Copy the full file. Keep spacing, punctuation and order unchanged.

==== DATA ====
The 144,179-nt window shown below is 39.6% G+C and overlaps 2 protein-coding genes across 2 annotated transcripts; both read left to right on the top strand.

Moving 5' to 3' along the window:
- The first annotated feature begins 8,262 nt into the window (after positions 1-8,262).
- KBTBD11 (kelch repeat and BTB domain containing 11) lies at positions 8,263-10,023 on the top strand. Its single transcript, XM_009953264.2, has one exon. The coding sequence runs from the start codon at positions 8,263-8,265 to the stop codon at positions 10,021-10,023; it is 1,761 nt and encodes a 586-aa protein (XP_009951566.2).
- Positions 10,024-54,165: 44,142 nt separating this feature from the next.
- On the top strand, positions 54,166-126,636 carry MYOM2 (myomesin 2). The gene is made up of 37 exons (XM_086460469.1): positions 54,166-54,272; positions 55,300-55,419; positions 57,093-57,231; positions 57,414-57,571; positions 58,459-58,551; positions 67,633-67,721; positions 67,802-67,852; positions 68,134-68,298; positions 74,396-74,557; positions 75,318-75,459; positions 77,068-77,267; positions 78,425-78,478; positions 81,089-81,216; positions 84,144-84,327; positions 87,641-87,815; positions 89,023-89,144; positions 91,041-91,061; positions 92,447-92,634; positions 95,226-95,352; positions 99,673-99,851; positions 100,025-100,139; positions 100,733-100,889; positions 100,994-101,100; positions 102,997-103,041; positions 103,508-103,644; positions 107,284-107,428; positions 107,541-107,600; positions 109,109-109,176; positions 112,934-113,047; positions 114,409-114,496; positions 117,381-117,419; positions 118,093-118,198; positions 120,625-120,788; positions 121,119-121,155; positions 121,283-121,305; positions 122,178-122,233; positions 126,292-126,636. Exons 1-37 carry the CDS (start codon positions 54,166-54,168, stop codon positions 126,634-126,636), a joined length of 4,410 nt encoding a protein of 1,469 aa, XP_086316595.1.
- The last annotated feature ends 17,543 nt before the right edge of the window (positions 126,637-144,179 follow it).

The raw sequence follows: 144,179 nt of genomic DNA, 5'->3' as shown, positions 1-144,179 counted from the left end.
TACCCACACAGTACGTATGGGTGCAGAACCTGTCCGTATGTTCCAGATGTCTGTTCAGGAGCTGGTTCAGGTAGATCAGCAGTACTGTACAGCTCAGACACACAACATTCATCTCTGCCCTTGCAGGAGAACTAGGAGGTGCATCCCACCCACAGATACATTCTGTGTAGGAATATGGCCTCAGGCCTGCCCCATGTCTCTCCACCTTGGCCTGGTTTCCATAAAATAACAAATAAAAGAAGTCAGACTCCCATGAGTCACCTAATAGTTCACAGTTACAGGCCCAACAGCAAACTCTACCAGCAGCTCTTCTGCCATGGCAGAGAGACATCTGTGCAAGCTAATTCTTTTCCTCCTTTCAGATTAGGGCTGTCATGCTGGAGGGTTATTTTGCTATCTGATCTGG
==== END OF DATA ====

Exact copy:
The 144,179-nt window shown below is 39.6% G+C and overlaps 2 protein-coding genes across 2 annotated transcripts; both read left to right on the top strand.

Moving 5' to 3' along the window:
- The first annotated feature begins 8,262 nt into the window (after positions 1-8,262).
- KBTBD11 (kelch repeat and BTB domain containing 11) lies at positions 8,263-10,023 on the top strand. Its single transcript, XM_009953264.2, has one exon. The coding sequence runs from the start codon at positions 8,263-8,265 to the stop codon at positions 10,021-10,023; it is 1,761 nt and encodes a 586-aa protein (XP_009951566.2).
- Positions 10,024-54,165: 44,142 nt separating this feature from the next.
- On the top strand, positions 54,166-126,636 carry MYOM2 (myomesin 2). The gene is made up of 37 exons (XM_086460469.1): positions 54,166-54,272; positions 55,300-55,419; positions 57,093-57,231; positions 57,414-57,571; positions 58,459-58,551; positions 67,633-67,721; positions 67,802-67,852; positions 68,134-68,298; positions 74,396-74,557; positions 75,318-75,459; positions 77,068-77,267; positions 78,425-78,478; positions 81,089-81,216; positions 84,144-84,327; positions 87,641-87,815; positions 89,023-89,144; positions 91,041-91,061; positions 92,447-92,634; positions 95,226-95,352; positions 99,673-99,851; positions 100,025-100,139; positions 100,733-100,889; positions 100,994-101,100; positions 102,997-103,041; positions 103,508-103,644; positions 107,284-107,428; positions 107,541-107,600; positions 109,109-109,176; positions 112,934-113,047; positions 114,409-114,496; positions 117,381-117,419; positions 118,093-118,198; positions 120,625-120,788; positions 121,119-121,155; positions 121,283-121,305; positions 122,178-122,233; positions 126,292-126,636. Exons 1-37 carry the CDS (start codon positions 54,166-54,168, stop codon positions 126,634-126,636), a joined length of 4,410 nt encoding a protein of 1,469 aa, XP_086316595.1.
- The last annotated feature ends 17,543 nt before the right edge of the window (positions 126,637-144,179 follow it).

The raw sequence follows: 144,179 nt of genomic DNA, 5'->3' as shown, positions 1-144,179 counted from the left end.
TACCCACACAGTACGTATGGGTGCAGAACCTGTCCGTATGTTCCAGATGTCTGTTCAGGAGCTGGTTCAGGTAGATCAGCAGTACTGTACAGCTCAGACACACAACATTCATCTCTGCCCTTGCAGGAGAACTAGGAGGTGCATCCCACCCACAGATACATTCTGTGTAGGAATATGGCCTCAGGCCTGCCCCATGTCTCTCCACCTTGGCCTGGTTTCCATAAAATAACAAATAAAAGAAGTCAGACTCCCATGAGTCACCTAATAGTTCACAGTTACAGGCCCAACAGCAAACTCTACCAGCAGCTCTTCTGCCATGGCAGAGAGACATCTGTGCAAGCTAATTCTTTTCCTCCTTTCAGATTAGGGCTGTCATGCTGGAGGGTTATTTTGCTATCTGATCTGG